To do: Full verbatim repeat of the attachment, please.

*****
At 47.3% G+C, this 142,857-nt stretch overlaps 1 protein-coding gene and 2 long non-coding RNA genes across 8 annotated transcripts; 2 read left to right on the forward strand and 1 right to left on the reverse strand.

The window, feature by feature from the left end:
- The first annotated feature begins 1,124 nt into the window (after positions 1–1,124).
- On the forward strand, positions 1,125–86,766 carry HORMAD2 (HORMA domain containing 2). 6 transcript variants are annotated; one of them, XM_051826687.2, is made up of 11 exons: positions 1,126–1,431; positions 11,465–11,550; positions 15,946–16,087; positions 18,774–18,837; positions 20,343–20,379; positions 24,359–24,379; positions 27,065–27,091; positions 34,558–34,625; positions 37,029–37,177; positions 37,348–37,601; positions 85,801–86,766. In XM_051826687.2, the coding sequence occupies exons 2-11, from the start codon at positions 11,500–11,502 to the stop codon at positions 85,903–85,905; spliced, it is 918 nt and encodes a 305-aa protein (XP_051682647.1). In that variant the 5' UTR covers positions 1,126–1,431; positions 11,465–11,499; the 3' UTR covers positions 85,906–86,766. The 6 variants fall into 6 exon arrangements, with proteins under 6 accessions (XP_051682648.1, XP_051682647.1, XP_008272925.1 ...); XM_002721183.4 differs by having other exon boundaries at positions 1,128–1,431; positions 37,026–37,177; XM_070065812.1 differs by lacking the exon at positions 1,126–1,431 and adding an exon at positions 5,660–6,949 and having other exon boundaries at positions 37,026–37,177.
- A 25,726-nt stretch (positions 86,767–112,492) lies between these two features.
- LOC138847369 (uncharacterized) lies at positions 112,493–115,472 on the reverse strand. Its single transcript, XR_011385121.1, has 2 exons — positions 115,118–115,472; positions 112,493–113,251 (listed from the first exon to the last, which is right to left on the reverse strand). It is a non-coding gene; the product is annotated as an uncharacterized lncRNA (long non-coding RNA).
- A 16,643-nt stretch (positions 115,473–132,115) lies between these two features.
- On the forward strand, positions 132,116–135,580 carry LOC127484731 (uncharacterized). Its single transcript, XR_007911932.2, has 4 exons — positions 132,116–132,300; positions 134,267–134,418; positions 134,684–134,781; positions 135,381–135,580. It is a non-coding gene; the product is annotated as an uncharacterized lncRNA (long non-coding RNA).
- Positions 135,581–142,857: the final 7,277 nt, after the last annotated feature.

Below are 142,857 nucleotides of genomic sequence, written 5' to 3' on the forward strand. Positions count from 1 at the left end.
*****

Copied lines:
At 47.3% G+C, this 142,857-nt stretch overlaps 1 protein-coding gene and 2 long non-coding RNA genes across 8 annotated transcripts; 2 read left to right on the forward strand and 1 right to left on the reverse strand.

The window, feature by feature from the left end:
- The first annotated feature begins 1,124 nt into the window (after positions 1–1,124).
- On the forward strand, positions 1,125–86,766 carry HORMAD2 (HORMA domain containing 2). 6 transcript variants are annotated; one of them, XM_051826687.2, is made up of 11 exons: positions 1,126–1,431; positions 11,465–11,550; positions 15,946–16,087; positions 18,774–18,837; positions 20,343–20,379; positions 24,359–24,379; positions 27,065–27,091; positions 34,558–34,625; positions 37,029–37,177; positions 37,348–37,601; positions 85,801–86,766. In XM_051826687.2, the coding sequence occupies exons 2-11, from the start codon at positions 11,500–11,502 to the stop codon at positions 85,903–85,905; spliced, it is 918 nt and encodes a 305-aa protein (XP_051682647.1). In that variant the 5' UTR covers positions 1,126–1,431; positions 11,465–11,499; the 3' UTR covers positions 85,906–86,766. The 6 variants fall into 6 exon arrangements, with proteins under 6 accessions (XP_051682648.1, XP_051682647.1, XP_008272925.1 ...); XM_002721183.4 differs by having other exon boundaries at positions 1,128–1,431; positions 37,026–37,177; XM_070065812.1 differs by lacking the exon at positions 1,126–1,431 and adding an exon at positions 5,660–6,949 and having other exon boundaries at positions 37,026–37,177.
- A 25,726-nt stretch (positions 86,767–112,492) lies between these two features.
- LOC138847369 (uncharacterized) lies at positions 112,493–115,472 on the reverse strand. Its single transcript, XR_011385121.1, has 2 exons — positions 115,118–115,472; positions 112,493–113,251 (listed from the first exon to the last, which is right to left on the reverse strand). It is a non-coding gene; the product is annotated as an uncharacterized lncRNA (long non-coding RNA).
- A 16,643-nt stretch (positions 115,473–132,115) lies between these two features.
- On the forward strand, positions 132,116–135,580 carry LOC127484731 (uncharacterized). Its single transcript, XR_007911932.2, has 4 exons — positions 132,116–132,300; positions 134,267–134,418; positions 134,684–134,781; positions 135,381–135,580. It is a non-coding gene; the product is annotated as an uncharacterized lncRNA (long non-coding RNA).
- Positions 135,581–142,857: the final 7,277 nt, after the last annotated feature.

Below are 142,857 nucleotides of genomic sequence, written 5' to 3' on the forward strand. Positions count from 1 at the left end.